If you think the Delta variant of Covid-19 is fearsome, nature had just introduced you the Delta Plus variant.
Yesterday (3 August), South Korea has reported its first 2 cases of the new Delta Plus Covid-19 variant. The announcement was made by Korea Disease Control and Prevention Agency (KDCA) as South Korea battles its 4th wave of infections nationwide.
The Delta Plus variant is a sub-lineage of the Delta variant and it is first detected in India in June 2021. It was reported that the Delta Plus variant has acquired the spike protein mutation called K417N, which is also found in the Beta variant first identified in South Africa.
However, the reports of Delta Plus cases around the world have been few so far. The countries which reported it’s presence includes United Kingdom (UK), Portugal and India.
What is Delta Plus variant?
Given that this new variant is only detected 2 months ago, there is much more to learn about it.
According to The Straits Times, the Delta Plus variant has been labelled a “variant of concern” by the Indian government following an announcement made on 22 June.
This comes after scientists working at the a consortium of genomic sequencing labs told the government they had found evidence suggesting the new variant is more transmissible, with stronger binding to lung cells and a potential resistance to treatment by monoclonal antibodies.
It is reported that the Delta Plus variant carries a K417N mutation which is associated with better immune-escape properties. It is believed that this variant will make vaccines less effective against it too.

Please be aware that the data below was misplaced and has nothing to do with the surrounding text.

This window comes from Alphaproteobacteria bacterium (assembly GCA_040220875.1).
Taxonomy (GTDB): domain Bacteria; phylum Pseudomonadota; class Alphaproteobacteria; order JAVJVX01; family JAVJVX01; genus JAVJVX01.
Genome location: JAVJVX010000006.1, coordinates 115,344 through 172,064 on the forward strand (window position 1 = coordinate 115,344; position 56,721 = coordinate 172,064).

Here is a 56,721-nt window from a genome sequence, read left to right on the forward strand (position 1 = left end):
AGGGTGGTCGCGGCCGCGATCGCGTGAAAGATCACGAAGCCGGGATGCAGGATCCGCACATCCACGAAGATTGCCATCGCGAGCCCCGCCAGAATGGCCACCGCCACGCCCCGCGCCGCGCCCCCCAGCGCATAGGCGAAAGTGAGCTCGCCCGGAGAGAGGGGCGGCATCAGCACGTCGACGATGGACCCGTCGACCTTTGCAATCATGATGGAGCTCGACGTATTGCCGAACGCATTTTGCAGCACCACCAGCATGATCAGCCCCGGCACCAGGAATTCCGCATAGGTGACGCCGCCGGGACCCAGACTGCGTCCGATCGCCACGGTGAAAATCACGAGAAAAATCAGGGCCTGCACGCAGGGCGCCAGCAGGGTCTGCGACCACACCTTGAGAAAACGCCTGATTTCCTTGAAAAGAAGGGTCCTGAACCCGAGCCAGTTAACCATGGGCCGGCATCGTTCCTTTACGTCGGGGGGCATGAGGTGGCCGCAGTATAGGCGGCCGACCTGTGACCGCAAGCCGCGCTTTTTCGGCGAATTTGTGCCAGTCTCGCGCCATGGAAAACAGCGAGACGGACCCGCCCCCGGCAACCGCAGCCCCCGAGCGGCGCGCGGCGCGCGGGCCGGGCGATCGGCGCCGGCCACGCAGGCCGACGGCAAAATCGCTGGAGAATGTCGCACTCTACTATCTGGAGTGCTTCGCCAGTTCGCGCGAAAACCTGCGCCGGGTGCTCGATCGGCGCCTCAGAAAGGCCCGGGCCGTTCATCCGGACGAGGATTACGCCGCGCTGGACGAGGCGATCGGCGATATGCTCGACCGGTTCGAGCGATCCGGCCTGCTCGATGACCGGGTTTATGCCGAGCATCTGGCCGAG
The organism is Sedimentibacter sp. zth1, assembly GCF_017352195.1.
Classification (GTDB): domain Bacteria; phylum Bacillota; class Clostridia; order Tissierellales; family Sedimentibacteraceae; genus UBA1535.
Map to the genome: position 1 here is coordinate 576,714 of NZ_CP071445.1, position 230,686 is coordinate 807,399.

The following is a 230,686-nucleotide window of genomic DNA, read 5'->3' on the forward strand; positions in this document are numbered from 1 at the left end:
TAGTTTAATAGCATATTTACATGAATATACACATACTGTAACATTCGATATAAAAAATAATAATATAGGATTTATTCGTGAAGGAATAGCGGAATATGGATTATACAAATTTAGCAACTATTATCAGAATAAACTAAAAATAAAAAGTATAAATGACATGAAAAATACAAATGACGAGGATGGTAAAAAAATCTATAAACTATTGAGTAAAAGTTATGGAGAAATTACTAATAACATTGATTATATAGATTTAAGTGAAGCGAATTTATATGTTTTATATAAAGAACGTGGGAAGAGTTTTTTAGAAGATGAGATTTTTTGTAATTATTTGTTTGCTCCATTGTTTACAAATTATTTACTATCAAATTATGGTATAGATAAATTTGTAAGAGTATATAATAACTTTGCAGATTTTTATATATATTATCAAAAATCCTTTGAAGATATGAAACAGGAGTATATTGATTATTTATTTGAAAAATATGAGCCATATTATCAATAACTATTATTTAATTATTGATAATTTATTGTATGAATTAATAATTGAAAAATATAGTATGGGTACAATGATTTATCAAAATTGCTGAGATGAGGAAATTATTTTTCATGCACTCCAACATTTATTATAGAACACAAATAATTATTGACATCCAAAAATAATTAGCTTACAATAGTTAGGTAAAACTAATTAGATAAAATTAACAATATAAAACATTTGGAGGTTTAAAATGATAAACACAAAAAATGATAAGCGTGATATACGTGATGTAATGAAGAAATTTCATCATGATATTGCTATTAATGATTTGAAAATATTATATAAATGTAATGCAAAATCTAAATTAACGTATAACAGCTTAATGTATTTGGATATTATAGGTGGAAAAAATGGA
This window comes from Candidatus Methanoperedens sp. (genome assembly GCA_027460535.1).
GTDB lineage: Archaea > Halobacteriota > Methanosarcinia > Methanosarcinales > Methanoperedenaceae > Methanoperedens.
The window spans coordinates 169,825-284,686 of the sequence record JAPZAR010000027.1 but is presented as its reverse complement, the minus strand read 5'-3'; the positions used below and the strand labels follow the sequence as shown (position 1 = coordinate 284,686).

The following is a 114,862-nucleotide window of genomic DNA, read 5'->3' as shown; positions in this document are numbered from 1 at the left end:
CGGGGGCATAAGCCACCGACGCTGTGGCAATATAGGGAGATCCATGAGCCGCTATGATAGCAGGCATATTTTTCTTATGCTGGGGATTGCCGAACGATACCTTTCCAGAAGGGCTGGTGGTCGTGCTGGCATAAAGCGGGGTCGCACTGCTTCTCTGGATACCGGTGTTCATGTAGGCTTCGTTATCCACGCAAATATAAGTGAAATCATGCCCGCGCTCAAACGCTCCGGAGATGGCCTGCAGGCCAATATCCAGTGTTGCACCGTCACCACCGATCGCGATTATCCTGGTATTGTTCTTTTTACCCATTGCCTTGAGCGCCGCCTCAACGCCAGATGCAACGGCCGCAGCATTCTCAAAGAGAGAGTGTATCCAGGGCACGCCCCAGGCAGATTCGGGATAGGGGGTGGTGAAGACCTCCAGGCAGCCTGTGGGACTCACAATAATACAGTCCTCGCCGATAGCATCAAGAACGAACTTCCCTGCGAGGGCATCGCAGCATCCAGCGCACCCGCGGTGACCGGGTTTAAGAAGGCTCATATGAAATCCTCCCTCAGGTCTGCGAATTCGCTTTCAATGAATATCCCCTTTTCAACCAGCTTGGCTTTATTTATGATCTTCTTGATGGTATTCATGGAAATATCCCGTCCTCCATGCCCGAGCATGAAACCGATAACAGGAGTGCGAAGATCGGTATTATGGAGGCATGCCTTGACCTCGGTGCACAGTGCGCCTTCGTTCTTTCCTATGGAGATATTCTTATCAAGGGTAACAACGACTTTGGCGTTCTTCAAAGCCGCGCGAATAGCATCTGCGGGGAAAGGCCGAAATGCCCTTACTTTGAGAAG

In short, the emergence of K417N in the Delta variant, which is already a variant of concern made the situation more worrying as it becomes the globally dominant strain.
According to Indian scientists, the Delta Plus variant is highly transmissible, with strong binding to lung cells and potential resistance to treatment by monoclonal antibodies. However, more studies are required to determine if it is more dangerous than the original Delta variant.
Meanwhile, there are 2 reported lineages of the Delta Plus variant and they are Delta-AY1 and Delta-AY2, with Delta-AY1 being more prevalent globally.
According to World Health Organisation (WHO), the strain of Sars-CoV-2, the coronavirus that causes Covid-19 is being classified as a variant of interest if it has been identified to cause community transmission or multiple cases, or has been detected in multiple countries.
A variant of concern would show evidence of higher transmissibility and virulence, leading to more severe disease that requires hospitalisation and causes deaths.
Having said that, it is best to comply with the SOPs at all times and maintain physical distancing when in the public.